Images of Autumn in the garden

The unexpectedly warm Autumn weather continues, a few days dry with a decent amount of sunshine, other days showery with the occasional sunny interval.  The effect in the garden, like in the Park and on the mountain, has been colourful and in some ways unusual.

Heavy showers followed by sunshine always make colours in the natural world more intense.  There are simple laws of physics and meteorology to explain this.  And so it has seemed recently, with Autumn colours more vivid than usual.  Because plants in the garden tend to be exotic rather than native species and chosen for their flamboyance, Autumn colours have been even more vivid there than on the mountain.  Not quite as spectacular as the Westonbirt Acer Glade but small pockets of exotic colour nonetheless.

But the unusually warm weather has also meant that plants have been a bit confused.  Some are still in flower, some coming into flower again after a very indifferent summer, others flowering for the first time.   It is unusual at this stage in Autumn to have such a variety of flowers in the garden.

Vivid red of a Japanese maple

Still in the shade but vivid enough to brighten up a dark corner of the morning garden

Deep purple against a blue sky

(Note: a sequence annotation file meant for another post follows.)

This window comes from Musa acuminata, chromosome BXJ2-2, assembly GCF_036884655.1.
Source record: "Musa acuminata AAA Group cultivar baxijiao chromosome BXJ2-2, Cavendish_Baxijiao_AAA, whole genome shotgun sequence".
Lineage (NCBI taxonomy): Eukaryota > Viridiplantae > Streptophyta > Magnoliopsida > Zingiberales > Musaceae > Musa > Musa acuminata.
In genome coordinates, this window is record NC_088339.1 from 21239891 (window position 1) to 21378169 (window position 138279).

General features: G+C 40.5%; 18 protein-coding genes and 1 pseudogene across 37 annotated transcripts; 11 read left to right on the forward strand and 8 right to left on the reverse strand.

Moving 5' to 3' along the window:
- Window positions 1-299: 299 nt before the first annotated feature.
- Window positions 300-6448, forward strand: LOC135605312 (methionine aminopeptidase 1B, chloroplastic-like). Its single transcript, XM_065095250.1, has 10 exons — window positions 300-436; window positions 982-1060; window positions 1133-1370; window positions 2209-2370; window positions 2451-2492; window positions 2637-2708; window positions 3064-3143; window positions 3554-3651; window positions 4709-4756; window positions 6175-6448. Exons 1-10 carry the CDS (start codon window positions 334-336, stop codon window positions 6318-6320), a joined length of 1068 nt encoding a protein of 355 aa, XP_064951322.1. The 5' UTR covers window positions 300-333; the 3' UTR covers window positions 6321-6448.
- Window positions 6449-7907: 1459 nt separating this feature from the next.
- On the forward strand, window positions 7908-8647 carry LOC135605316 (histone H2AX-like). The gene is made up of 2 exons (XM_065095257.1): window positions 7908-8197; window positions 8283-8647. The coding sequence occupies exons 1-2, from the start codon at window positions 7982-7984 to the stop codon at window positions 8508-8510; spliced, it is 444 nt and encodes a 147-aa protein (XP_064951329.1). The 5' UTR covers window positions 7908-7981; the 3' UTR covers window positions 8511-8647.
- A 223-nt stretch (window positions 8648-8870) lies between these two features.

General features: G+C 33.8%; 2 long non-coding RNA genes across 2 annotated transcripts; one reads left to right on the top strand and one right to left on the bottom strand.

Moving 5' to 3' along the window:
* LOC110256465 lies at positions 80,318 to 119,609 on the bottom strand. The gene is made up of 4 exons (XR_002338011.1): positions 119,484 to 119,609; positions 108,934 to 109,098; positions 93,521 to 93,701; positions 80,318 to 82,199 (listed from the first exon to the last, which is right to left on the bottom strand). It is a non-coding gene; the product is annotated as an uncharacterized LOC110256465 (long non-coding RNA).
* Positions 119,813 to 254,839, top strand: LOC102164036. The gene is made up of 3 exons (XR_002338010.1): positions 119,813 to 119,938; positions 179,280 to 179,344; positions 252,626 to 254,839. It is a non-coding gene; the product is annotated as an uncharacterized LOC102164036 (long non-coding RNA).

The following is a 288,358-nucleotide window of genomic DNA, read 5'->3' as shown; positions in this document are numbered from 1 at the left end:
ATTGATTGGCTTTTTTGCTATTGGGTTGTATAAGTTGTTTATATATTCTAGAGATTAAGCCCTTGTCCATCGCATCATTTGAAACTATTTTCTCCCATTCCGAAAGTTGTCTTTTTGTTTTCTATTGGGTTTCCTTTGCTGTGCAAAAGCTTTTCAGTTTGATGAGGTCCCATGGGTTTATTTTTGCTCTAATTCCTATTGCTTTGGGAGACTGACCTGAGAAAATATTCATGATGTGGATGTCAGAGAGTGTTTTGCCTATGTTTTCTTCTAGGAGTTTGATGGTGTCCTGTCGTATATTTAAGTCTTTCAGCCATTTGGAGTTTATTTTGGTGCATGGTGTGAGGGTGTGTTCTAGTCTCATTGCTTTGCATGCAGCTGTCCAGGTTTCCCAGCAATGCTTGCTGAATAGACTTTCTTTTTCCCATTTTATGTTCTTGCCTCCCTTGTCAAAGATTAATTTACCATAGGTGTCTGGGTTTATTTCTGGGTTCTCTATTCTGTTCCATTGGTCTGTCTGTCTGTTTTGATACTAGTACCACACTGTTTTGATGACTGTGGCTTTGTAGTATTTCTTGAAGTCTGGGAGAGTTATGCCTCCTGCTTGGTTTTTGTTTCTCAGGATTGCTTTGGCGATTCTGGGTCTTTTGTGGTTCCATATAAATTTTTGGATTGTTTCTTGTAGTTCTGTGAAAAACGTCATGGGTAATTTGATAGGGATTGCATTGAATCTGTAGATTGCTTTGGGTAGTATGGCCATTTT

.... and against a green lawn

From a different angle

A detailed look

A mountain ash, planted 30 years ago for its Autumn colour

Cotoneaster is smothered in berries this year

.... and they come in different colours and habits

...... augmented by the equally prolific and colourful pyracantha or Firethorn

There are also splashes of colour from plants in flower including cyclamen

Welsh poppies which are springing up even in gloomy corners

Even though under cover I thought this begonia had died in last winter's cold but it survived ans is now outside in the wet .... and in flower

Having survived last winter outside, this fuschia is doing better now than it has in the summer

This geranium is in danger of taking over large parts of the garden and still in flower so I hesitate to cut it back

This campanula is similarly invasive and in places growing up through the patios

In general the garden is a mass of contrasting colours


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